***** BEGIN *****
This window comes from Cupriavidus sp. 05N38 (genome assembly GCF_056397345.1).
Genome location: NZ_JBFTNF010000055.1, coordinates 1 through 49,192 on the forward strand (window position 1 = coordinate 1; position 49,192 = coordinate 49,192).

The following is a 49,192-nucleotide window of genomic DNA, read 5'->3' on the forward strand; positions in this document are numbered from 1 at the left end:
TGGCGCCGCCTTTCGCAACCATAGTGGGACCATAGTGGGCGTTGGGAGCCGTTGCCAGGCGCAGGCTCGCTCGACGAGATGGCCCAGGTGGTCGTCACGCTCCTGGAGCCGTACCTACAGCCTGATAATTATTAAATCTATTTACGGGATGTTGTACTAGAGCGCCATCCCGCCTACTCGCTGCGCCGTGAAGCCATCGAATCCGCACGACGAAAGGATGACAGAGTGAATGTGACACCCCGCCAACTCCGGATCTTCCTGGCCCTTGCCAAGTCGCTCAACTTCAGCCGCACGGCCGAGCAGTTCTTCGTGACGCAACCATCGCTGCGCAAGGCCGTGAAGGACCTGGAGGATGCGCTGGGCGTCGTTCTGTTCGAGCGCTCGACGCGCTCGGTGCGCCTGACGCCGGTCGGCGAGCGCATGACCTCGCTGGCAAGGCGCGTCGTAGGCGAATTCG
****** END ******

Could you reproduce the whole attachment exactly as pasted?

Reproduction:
This window comes from Cupriavidus sp. 05N38 (genome assembly GCF_056397345.1).
Genome location: NZ_JBFTNF010000055.1, coordinates 1 through 49,192 on the forward strand (window position 1 = coordinate 1; position 49,192 = coordinate 49,192).

The following is a 49,192-nucleotide window of genomic DNA, read 5'->3' on the forward strand; positions in this document are numbered from 1 at the left end:
TGGCGCCGCCTTTCGCAACCATAGTGGGACCATAGTGGGCGTTGGGAGCCGTTGCCAGGCGCAGGCTCGCTCGACGAGATGGCCCAGGTGGTCGTCACGCTCCTGGAGCCGTACCTACAGCCTGATAATTATTAAATCTATTTACGGGATGTTGTACTAGAGCGCCATCCCGCCTACTCGCTGCGCCGTGAAGCCATCGAATCCGCACGACGAAAGGATGACAGAGTGAATGTGACACCCCGCCAACTCCGGATCTTCCTGGCCCTTGCCAAGTCGCTCAACTTCAGCCGCACGGCCGAGCAGTTCTTCGTGACGCAACCATCGCTGCGCAAGGCCGTGAAGGACCTGGAGGATGCGCTGGGCGTCGTTCTGTTCGAGCGCTCGACGCGCTCGGTGCGCCTGACGCCGGTCGGCGAGCGCATGACCTCGCTGGCAAGGCGCGTCGTAGGCGAATTCG